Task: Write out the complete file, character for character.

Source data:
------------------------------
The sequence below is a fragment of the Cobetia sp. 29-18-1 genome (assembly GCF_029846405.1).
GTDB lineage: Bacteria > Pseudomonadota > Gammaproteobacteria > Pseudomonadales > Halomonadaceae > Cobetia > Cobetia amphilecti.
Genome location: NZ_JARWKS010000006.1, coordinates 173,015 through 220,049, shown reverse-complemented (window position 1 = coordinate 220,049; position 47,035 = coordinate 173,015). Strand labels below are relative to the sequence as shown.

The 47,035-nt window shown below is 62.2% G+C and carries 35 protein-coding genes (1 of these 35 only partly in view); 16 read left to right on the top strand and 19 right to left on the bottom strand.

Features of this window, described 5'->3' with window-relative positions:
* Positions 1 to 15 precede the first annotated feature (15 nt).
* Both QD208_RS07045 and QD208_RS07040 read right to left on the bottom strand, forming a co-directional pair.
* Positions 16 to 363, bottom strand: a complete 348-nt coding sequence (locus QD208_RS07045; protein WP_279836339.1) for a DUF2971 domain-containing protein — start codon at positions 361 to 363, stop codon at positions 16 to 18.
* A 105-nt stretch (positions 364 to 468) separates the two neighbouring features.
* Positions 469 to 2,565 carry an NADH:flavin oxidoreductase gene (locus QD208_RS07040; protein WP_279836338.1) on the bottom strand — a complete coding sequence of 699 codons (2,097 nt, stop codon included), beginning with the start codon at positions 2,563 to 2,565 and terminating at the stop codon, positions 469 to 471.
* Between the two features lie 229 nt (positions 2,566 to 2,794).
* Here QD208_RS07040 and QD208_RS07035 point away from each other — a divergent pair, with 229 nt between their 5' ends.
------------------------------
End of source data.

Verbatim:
The sequence below is a fragment of the Cobetia sp. 29-18-1 genome (assembly GCF_029846405.1).
GTDB lineage: Bacteria > Pseudomonadota > Gammaproteobacteria > Pseudomonadales > Halomonadaceae > Cobetia > Cobetia amphilecti.
Genome location: NZ_JARWKS010000006.1, coordinates 173,015 through 220,049, shown reverse-complemented (window position 1 = coordinate 220,049; position 47,035 = coordinate 173,015). Strand labels below are relative to the sequence as shown.

The 47,035-nt window shown below is 62.2% G+C and carries 35 protein-coding genes (1 of these 35 only partly in view); 16 read left to right on the top strand and 19 right to left on the bottom strand.

Features of this window, described 5'->3' with window-relative positions:
* Positions 1 to 15 precede the first annotated feature (15 nt).
* Both QD208_RS07045 and QD208_RS07040 read right to left on the bottom strand, forming a co-directional pair.
* Positions 16 to 363, bottom strand: a complete 348-nt coding sequence (locus QD208_RS07045; protein WP_279836339.1) for a DUF2971 domain-containing protein — start codon at positions 361 to 363, stop codon at positions 16 to 18.
* A 105-nt stretch (positions 364 to 468) separates the two neighbouring features.
* Positions 469 to 2,565 carry an NADH:flavin oxidoreductase gene (locus QD208_RS07040; protein WP_279836338.1) on the bottom strand — a complete coding sequence of 699 codons (2,097 nt, stop codon included), beginning with the start codon at positions 2,563 to 2,565 and terminating at the stop codon, positions 469 to 471.
* Between the two features lie 229 nt (positions 2,566 to 2,794).
* Here QD208_RS07040 and QD208_RS07035 point away from each other — a divergent pair, with 229 nt between their 5' ends.